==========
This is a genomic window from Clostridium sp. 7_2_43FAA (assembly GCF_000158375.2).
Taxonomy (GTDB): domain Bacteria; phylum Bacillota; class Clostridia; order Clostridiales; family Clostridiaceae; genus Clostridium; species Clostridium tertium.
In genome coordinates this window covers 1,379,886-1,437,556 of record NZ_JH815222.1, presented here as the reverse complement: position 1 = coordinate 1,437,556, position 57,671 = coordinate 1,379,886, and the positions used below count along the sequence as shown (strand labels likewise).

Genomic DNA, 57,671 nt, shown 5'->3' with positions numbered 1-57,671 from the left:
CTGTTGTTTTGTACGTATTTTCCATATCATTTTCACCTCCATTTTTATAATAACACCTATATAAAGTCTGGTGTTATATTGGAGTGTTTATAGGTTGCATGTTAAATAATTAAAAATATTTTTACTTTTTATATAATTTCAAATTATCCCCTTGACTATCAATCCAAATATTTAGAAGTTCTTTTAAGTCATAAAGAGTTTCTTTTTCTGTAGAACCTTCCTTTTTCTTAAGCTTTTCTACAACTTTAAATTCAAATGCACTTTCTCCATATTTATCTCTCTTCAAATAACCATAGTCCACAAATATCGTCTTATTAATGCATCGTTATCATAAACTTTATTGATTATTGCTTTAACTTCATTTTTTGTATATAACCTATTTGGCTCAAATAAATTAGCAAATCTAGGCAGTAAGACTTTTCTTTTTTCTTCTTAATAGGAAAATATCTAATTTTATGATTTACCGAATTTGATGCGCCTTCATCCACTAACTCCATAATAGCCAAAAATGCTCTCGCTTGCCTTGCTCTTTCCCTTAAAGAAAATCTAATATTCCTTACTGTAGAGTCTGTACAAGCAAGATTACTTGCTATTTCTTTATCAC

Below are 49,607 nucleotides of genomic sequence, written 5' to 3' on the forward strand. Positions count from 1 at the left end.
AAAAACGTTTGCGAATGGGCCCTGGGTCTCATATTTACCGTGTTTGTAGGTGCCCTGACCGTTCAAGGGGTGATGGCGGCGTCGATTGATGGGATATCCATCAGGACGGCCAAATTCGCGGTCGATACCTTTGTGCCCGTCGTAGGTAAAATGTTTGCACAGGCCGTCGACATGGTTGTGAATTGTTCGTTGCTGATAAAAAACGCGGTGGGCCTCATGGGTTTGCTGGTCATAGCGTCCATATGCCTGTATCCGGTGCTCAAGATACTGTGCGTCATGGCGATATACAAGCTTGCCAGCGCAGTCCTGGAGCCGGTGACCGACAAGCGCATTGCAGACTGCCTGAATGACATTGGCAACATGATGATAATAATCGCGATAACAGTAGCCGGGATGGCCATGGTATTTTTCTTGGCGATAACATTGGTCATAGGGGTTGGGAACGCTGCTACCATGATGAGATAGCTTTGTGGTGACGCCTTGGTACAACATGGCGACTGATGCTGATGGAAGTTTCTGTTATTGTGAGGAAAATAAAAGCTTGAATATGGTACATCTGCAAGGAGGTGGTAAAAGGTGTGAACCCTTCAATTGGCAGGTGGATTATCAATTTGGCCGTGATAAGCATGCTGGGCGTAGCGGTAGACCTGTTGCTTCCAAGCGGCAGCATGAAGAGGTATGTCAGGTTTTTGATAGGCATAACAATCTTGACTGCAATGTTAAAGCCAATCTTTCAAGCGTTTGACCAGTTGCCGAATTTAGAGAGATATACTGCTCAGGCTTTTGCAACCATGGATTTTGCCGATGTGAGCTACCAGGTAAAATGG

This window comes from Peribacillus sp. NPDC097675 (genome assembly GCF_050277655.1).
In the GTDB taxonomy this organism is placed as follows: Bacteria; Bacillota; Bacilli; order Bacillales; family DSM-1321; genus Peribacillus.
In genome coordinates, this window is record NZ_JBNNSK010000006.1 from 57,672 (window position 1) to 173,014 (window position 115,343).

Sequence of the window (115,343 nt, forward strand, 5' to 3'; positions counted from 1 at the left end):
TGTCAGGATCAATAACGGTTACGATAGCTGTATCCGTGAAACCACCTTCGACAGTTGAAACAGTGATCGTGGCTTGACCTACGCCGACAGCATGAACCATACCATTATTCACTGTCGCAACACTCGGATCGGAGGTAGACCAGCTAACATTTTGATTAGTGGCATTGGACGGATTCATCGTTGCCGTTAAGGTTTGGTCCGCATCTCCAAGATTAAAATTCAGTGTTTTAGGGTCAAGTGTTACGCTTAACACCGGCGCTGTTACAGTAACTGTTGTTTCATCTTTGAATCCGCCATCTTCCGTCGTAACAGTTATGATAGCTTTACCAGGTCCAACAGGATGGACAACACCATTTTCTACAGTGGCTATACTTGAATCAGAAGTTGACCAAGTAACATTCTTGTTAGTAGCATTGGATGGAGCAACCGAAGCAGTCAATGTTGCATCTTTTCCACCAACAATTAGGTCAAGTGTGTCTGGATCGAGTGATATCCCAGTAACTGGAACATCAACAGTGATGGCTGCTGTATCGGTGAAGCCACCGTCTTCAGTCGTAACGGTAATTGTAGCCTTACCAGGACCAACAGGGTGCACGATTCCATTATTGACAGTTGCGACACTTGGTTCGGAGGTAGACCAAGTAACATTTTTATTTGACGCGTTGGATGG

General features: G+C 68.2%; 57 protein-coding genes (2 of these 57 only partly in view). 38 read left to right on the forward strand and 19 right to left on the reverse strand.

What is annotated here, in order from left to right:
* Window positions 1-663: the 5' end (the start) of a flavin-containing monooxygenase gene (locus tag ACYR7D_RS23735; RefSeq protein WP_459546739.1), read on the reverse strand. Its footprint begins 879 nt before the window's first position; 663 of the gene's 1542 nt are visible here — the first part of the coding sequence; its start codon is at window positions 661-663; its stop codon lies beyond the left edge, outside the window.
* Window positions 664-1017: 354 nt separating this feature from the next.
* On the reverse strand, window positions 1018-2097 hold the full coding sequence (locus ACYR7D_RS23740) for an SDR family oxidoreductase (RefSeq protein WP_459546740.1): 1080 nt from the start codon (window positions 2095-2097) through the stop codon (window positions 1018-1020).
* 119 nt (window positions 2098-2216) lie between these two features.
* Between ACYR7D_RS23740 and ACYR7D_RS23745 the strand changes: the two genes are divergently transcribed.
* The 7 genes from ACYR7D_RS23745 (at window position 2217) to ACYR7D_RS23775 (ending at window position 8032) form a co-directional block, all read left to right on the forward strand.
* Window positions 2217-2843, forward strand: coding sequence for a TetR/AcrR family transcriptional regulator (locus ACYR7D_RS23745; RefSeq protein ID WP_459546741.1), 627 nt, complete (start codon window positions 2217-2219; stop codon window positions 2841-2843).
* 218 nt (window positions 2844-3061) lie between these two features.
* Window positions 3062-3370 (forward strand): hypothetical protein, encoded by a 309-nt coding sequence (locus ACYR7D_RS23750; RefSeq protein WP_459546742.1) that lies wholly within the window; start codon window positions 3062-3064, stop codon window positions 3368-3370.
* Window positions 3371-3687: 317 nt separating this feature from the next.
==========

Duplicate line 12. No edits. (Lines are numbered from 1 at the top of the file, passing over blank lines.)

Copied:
TGTCAGGATCAATAACGGTTACGATAGCTGTATCCGTGAAACCACCTTCGACAGTTGAAACAGTGATCGTGGCTTGACCTACGCCGACAGCATGAACCATACCATTATTCACTGTCGCAACACTCGGATCGGAGGTAGACCAGCTAACATTTTGATTAGTGGCATTGGACGGATTCATCGTTGCCGTTAAGGTTTGGTCCGCATCTCCAAGATTAAAATTCAGTGTTTTAGGGTCAAGTGTTACGCTTAACACCGGCGCTGTTACAGTAACTGTTGTTTCATCTTTGAATCCGCCATCTTCCGTCGTAACAGTTATGATAGCTTTACCAGGTCCAACAGGATGGACAACACCATTTTCTACAGTGGCTATACTTGAATCAGAAGTTGACCAAGTAACATTCTTGTTAGTAGCATTGGATGGAGCAACCGAAGCAGTCAATGTTGCATCTTTTCCACCAACAATTAGGTCAAGTGTGTCTGGATCGAGTGATATCCCAGTAACTGGAACATCAACAGTGATGGCTGCTGTATCGGTGAAGCCACCGTCTTCAGTCGTAACGGTAATTGTAGCCTTACCAGGACCAACAGGGTGCACGATTCCATTATTGACAGTTGCGACACTTGGTTCGGAGGTAGACCAAGTAACATTTTTATTTGACGCGTTGGATGG